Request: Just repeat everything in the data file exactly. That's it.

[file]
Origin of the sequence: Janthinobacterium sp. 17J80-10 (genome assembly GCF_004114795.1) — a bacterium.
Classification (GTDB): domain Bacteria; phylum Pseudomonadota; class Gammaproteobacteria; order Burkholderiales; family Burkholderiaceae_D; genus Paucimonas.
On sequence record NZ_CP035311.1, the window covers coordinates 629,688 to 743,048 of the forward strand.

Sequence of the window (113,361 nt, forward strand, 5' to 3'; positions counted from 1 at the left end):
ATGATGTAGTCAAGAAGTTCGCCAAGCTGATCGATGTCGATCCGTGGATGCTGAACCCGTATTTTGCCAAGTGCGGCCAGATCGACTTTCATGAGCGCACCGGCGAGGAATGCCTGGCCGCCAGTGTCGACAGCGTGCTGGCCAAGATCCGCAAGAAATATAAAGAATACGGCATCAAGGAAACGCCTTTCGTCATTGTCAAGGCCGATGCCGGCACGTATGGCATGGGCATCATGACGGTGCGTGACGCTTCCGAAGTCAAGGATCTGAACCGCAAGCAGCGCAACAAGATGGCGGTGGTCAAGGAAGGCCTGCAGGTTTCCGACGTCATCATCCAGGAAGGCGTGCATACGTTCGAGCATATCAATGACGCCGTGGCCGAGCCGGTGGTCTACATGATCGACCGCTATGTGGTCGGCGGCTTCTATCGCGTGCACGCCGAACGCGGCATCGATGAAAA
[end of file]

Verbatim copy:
Origin of the sequence: Janthinobacterium sp. 17J80-10 (genome assembly GCF_004114795.1) — a bacterium.
Classification (GTDB): domain Bacteria; phylum Pseudomonadota; class Gammaproteobacteria; order Burkholderiales; family Burkholderiaceae_D; genus Paucimonas.
On sequence record NZ_CP035311.1, the window covers coordinates 629,688 to 743,048 of the forward strand.

Sequence of the window (113,361 nt, forward strand, 5' to 3'; positions counted from 1 at the left end):
ATGATGTAGTCAAGAAGTTCGCCAAGCTGATCGATGTCGATCCGTGGATGCTGAACCCGTATTTTGCCAAGTGCGGCCAGATCGACTTTCATGAGCGCACCGGCGAGGAATGCCTGGCCGCCAGTGTCGACAGCGTGCTGGCCAAGATCCGCAAGAAATATAAAGAATACGGCATCAAGGAAACGCCTTTCGTCATTGTCAAGGCCGATGCCGGCACGTATGGCATGGGCATCATGACGGTGCGTGACGCTTCCGAAGTCAAGGATCTGAACCGCAAGCAGCGCAACAAGATGGCGGTGGTCAAGGAAGGCCTGCAGGTTTCCGACGTCATCATCCAGGAAGGCGTGCATACGTTCGAGCATATCAATGACGCCGTGGCCGAGCCGGTGGTCTACATGATCGACCGCTATGTGGTCGGCGGCTTCTATCGCGTGCACGCCGAACGCGGCATCGATGAAAA